The total area of a block mini nursery should be 400 m². Its design requires nursery blocks, beds, and irrigation and drainage canals. The blocks consist of seedling raising blocks, soil preparation and potting blocks, compost block, working shed, and seed germination block. A 90 cm pathway is required between two blocks. On both sides of the pathway there should be a ca 20 x 30 cm wide/deep drainage canal for the rapid outflow of excess water during monsoon. Blocks are further subdivided into 10-12 beds, according to the size and objectives of the nursery owner. There need to be seedling/sapling beds, seed germination beds and beds for younger seedling/saplings. The beds will be arranged in east-west direction to ensure equal distribution of sunlight. Each bed will be 1 m in breadth and 3-4 m or more in length. There must be 45 cm wide pathways between the beds. Between those small canals of 15-20 cm depth are recommended to facilitate the drainage of water during monsoon. A small space in a corner of the area needs to be set aside for the construction of a nursery shed. Some space on the other corners needs to be set aside for compost pits, potting and bagging, as well as for management practices.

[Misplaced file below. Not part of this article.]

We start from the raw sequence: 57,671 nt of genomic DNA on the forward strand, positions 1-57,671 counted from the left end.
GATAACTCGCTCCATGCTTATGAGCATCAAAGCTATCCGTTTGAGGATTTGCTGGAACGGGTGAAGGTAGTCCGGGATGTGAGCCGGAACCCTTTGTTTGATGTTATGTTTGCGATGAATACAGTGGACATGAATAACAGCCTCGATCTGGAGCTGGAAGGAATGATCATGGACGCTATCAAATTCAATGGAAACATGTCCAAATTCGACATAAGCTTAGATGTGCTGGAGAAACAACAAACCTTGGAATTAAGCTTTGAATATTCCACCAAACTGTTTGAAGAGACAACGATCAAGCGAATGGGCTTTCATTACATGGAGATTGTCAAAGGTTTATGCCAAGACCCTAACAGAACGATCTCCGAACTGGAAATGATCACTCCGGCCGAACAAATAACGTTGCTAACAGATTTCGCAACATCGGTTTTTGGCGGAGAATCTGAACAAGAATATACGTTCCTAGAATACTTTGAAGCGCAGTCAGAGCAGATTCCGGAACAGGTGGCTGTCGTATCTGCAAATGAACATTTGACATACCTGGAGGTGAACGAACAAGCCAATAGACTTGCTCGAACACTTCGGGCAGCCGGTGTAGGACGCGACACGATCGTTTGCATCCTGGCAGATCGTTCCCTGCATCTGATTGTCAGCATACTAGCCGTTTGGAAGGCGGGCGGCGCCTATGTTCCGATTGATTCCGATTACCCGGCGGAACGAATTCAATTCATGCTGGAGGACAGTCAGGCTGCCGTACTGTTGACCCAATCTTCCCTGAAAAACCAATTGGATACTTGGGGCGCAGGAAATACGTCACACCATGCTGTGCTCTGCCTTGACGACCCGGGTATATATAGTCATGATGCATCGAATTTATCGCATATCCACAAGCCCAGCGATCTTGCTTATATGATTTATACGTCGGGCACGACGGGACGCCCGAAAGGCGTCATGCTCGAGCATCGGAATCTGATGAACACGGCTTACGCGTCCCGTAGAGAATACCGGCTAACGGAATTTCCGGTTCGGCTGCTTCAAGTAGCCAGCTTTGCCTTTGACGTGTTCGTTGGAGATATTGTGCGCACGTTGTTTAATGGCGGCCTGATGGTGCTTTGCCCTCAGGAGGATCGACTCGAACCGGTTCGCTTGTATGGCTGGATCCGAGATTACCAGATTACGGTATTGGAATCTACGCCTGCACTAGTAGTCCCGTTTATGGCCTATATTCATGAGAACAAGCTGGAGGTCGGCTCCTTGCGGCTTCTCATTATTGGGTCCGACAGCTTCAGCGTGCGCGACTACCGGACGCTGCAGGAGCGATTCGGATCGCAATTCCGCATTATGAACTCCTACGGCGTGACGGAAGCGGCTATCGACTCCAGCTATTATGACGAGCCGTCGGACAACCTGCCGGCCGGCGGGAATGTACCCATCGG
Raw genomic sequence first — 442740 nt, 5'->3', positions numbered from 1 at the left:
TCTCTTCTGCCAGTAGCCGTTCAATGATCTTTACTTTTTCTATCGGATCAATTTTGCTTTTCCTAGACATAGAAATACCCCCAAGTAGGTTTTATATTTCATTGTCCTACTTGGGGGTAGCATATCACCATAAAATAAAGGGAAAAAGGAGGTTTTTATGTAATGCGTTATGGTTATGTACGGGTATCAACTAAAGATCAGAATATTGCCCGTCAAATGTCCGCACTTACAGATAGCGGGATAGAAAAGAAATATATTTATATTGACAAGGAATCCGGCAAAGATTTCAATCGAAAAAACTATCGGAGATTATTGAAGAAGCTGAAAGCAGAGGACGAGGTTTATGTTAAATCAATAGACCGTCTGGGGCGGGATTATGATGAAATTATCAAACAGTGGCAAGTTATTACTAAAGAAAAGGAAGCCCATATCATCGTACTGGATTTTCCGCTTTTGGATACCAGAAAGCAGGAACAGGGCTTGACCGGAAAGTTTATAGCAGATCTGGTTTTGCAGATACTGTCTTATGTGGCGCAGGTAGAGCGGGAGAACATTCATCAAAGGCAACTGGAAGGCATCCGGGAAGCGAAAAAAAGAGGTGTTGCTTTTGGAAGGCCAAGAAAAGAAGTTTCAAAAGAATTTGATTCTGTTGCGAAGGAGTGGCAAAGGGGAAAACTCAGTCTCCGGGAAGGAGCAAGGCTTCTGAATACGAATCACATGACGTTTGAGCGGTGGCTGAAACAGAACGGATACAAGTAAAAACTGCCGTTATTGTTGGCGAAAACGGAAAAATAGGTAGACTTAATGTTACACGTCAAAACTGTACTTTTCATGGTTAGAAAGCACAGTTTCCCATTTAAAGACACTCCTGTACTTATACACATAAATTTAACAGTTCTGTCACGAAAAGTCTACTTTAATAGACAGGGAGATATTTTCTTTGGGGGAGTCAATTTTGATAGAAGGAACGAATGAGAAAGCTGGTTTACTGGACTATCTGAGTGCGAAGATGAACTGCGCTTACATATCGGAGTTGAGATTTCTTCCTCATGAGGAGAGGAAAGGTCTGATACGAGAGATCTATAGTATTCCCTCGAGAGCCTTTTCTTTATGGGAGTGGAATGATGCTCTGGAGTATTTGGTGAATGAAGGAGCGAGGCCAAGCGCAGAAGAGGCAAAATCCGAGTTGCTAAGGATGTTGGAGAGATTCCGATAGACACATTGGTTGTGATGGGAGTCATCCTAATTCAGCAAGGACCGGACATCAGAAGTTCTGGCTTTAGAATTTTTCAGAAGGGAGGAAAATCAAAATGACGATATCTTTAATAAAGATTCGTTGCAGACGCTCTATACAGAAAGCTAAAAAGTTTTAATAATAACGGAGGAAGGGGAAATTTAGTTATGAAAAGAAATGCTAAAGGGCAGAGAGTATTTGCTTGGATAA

The entry road to the nursery should be spacious enough for transportation of products by vehicles.

Preparation of germination bed:

The ideal germination bed size is 4 ft X 10 ft. The following steps are required for its preparation:

  • Dig soil 25-30cm deep and pulverize thoroughly, break lumps of earth and remove remaining roots and rhizomes. Allow the soil to dry in the sun for 2-3 days for sterilization, to help prevent damping off.
  • Add 8-10 baskets (a medium size bamboo basket is commonly used by villagers) of sand and 2-3 baskets of well decomposed compost. Mix thoroughly and raise the bed.
  • Level the bed with a stick and leave to rest for a few days.
  • Water the bed thoroughly 6-12 hours before sowing seeds.

 Preparation of seedling bed for transplanting:

  • Cultivate the land by spade, break lumps of earth and remove all debris. Leave to dry for 2-3 days.
  • Spread 15-20 baskets of good compost for every 120cm x 600cm bed, and mix well so the soil becomes loose and soft.